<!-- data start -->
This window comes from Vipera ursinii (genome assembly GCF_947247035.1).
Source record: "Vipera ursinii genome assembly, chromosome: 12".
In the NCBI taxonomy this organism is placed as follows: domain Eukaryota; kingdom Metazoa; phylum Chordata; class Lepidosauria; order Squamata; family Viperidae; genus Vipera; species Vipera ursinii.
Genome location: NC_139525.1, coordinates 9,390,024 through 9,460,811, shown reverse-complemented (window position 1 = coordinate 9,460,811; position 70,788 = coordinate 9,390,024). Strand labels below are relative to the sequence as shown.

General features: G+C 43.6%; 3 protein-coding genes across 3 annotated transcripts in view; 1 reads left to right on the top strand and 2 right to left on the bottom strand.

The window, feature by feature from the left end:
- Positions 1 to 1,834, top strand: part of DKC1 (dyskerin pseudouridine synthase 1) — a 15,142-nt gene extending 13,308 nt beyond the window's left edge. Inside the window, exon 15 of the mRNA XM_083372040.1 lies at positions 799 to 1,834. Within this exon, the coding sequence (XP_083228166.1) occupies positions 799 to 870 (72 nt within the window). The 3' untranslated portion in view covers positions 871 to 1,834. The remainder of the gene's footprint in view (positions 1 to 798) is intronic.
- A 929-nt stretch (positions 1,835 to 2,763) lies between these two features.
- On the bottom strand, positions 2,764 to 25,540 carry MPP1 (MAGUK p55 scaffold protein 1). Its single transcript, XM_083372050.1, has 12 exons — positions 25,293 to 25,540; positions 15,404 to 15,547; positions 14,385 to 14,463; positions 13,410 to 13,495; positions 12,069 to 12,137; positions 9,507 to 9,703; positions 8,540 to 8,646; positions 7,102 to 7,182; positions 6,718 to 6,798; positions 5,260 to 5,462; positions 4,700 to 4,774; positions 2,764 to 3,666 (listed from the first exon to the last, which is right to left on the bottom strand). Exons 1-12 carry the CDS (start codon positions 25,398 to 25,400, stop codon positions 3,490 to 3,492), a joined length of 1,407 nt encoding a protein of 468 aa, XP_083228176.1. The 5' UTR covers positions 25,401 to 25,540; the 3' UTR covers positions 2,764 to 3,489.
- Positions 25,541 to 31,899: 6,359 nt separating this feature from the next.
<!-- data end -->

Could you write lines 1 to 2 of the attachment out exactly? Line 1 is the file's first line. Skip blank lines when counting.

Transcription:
This window comes from Vipera ursinii (genome assembly GCF_947247035.1).
Source record: "Vipera ursinii genome assembly, chromosome: 12".